The Curly Coated Retriever: Made with
Music in Mind?
Heelwork To Music (HTM) is where handlers devise a
routine to suit their chosen piece of music. Each
routine can be anything from 2 minutes and 30 seconds to
4 minutes in length. Heelwork To Music is split into two
1. Heelwork To Music: Mainly heelwork to music.
2. Freestyle: Anything goes.
Each dog and handler are judged on three elements,
which are each allocated a mark out of a maximum of ten,
these elements are:
Content of routine: The different variety of moves
a dog has been trained to perform.
Accuracy & Execution: How well each movement is
performed and how they ‘flow’ together.
Interpretation: How the handler has interpreted the
music & how the routine fits the music.
Heelwork To Music is judged by a panel of three
judges, with each judge covering all the three above
elements as to end up with a mark out of thirty, an
average is then taken and this is the final mark taken.
Anyone receiving a 25 or above should be over the moon.
Although the curly is not as ‘flashy’ or as ‘stylish’
as other breeds competing he certainly commands
attention wherever he goes.
There are some advantages of training a curly in HTM,
they include a deeper bond between dog and handler (due
to the many, many hours of motivational reward based
training) which can be seen by all. There is a lesser
fear of losing marks because of the dog barking when
being enthusiastic and energetic.
But most of all a sense of humour needed by both dog
and handler! (Also maybe a disadvantage)
The most satisfying moment is when the dog starts to
‘dance’ even before the music has even started. A
dog that is happy and enjoys what he is doing will
always put in one hundred percent.
Top picture: The bow
Right picture: Weaving through the legs.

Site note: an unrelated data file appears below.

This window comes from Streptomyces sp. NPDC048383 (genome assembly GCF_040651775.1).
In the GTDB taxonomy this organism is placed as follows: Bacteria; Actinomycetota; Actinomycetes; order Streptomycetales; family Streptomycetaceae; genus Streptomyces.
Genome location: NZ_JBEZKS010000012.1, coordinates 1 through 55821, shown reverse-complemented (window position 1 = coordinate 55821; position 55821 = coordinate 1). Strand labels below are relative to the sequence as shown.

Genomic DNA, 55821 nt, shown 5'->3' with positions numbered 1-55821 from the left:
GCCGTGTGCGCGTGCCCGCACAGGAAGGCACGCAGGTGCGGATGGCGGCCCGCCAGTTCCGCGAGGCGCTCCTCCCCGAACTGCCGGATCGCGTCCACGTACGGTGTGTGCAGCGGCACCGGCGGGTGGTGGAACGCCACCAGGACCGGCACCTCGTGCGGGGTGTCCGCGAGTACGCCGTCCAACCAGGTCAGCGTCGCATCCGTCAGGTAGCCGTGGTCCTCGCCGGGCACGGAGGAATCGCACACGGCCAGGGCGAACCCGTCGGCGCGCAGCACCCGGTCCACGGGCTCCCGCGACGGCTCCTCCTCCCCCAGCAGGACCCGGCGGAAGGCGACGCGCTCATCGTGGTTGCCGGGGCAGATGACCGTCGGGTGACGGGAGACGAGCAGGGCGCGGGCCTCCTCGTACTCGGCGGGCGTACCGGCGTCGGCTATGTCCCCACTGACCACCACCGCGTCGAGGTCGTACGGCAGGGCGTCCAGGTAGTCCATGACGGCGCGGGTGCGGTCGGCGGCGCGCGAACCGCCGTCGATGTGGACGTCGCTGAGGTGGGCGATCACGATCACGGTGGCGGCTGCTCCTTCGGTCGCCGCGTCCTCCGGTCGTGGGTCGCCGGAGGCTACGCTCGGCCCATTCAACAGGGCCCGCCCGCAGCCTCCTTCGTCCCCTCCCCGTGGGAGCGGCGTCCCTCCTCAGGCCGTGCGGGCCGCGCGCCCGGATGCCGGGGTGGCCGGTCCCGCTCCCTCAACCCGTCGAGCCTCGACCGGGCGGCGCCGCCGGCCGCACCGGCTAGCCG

Northern Mutts 'N' Music Association Open Heelwork To
Music Show, Sunday 26th May 2007
OK so we have
the (obvious) Border Collie, the Bearded Collie, the
Crossbreed, Spaniels, the Border Terrier and even the
German Shepherd Dog.... BUT a Curly Coated
On Sunday 26th
May 2007 ‘Spike’ (Kelsmere Kumera) was entered into his
first Kennel Club HTM Show Northern Mutts ‘N’ Music
Association in Co. Durham. After a few displays and
demonstrations, we were soon entered into our first
proper KC competition. Once we’d sent off our entries
there was only a month to finalise our routine, when
most competitors know exactly what they’re going to do.
I had only decided on the music.... which was to be
Total Eclipse Of The Heart by Bonnie Tyler, so the
pressure was on.
Believe it or
not, most of the training is done without the dog. As a
routine has to be devised to choreograph to the music
you have chosen. This involves listening over and over
again to the same (by now annoying) piece of music,
learning all the ins and outs. Then the hard part,
getting the dog to do what you have written on paper
when he is supposed to do it and the timing of how long
he has got to do that move before the music changes.
Much patience is required on both sides.